Pokemon has not only captured the game and collecting market among young people; it has also captured the financial market. Pokemon began in Japan as a Nintendo Game Boy game, and now encompasses television with a cartoon program by the same name, plush toys, posters, coloring books, T-shirts, comics, audio CD's, strategy books, hats, and a growing list of other possibilities. Mewtwo Strikes Back, a full-length motion picture, will be out November 10th.
Pokemon have more working for them than having strengths and weaknesses; they also have the ability to evolve into "higher forms" by making a conscious choice rather than evolving as a matter of, --oh well!-- evolution. Pokemon can either evolve or devolve depending on the trainer's needs. Pokemon also has characters that are psychic or ghostly, thereby giving them advantages by displaying supernatural powers.
Another problem that Pokemon raises is that young peole cannot make good decisions about when to play and "not" play. A growing number of schoolteachers and schools have banned Pokemon from their schools and classrooms. Students have difficulty leaving playtime at the classroom door, thereby not giving the teacher their full attention during class.
Students also have difficulty dealing with their emotions after making a "bad" trade or purchase. It is not uncommon for a student to become depressed after a bad deal literally ruining his day.
There have been reports of young people having their valuable cards stolen on campus or in the clssroom. You can imagine the trauma of having your card collection of several hundred dollars disappear.
Eric, a thirteen-year-old enthusiast, said, "It's highly addictive and I think it's fun that there's a world out there with imaginary creatures that you can control and are highly powerful."
Another problem, and one that the Christian cannot ignore, is the occultic influence that comes with the game. Pokemon who have psychic abilities and are able to evolve or devolve introduce an occultic world that young people may not have the maturity to deal with. The wise parent will oversee this child's activities and playtime, interacting with his child, and instructing his son or daughter in their faith. In a word, it offers the parent a teachable moment that may not otherwise occur.
Teachable moments are precious and few. It is not uncommon for Christian parents to overreact and want to protect their children from all negative influences in their lives. However, it may be an opportunity for parents to teach their children a biblical truth, rather than calling for the censors.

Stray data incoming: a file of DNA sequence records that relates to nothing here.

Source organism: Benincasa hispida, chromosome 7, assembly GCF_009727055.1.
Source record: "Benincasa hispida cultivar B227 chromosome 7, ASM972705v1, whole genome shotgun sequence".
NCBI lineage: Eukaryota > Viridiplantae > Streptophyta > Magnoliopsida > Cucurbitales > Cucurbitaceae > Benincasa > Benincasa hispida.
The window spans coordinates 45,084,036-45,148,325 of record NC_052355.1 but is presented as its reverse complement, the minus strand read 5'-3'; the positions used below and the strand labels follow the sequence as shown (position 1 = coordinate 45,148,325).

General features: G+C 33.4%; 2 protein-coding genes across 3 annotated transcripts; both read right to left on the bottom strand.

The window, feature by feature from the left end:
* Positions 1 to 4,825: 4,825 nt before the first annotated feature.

The fact that Pokemon opens a door into the realm of the occult and the world of fantasy should concern parents because it can easily lead to a deeper involvement with other games that are more seductive and ultimately deadly.
A concern worth noting is that Pokemon may whet the appetite for more sophisticated fantasy games such as Magic and ultimately Dungeons and Dragons. Pokemon is primarily played by elementary-aged students, whereas Magic is played by junior high students, and Dungeons and Dragons is mostly played by students in high school and older. Each game introduces the player to more and more seductive and occult fantasies and activities.
It may be wise to limit the amount of money that will be used for the game. Pokemon, with its addictive potential, can easily become a money pit. It may be instructive to encourage your child to use his own money that he has earned through chores, for example. Learning the value of a dollar is always a good lesson to learn.
We need to ask the question, What is this game teaching me--or my child--about magic, power, God, and spirituality? Do the answers to these questions bring my child or me into a closer relationship with God? If not, why?
First, the game is a social time for engaging in friendly play.
Second, the game fosters cooperation. It takes the help of one's playmates to capture and train all one hundred and fifty-plus Pokemon.
Third, the game helps the player develop skills in using strategy, thinking, and memorization. The game also encourages a child to develop reading skills so he can achieve mastery.
Fourth, the game promotes negotiation and organization skills that may be useful in life.
We must keep our focus on the things of God. Philippians 4:8 tells us to keep our minds on those things that are true, noble, just, pure, lovely and of good report. These are the things that we are to dwell on--not on the magical world of fantasy and psychic power.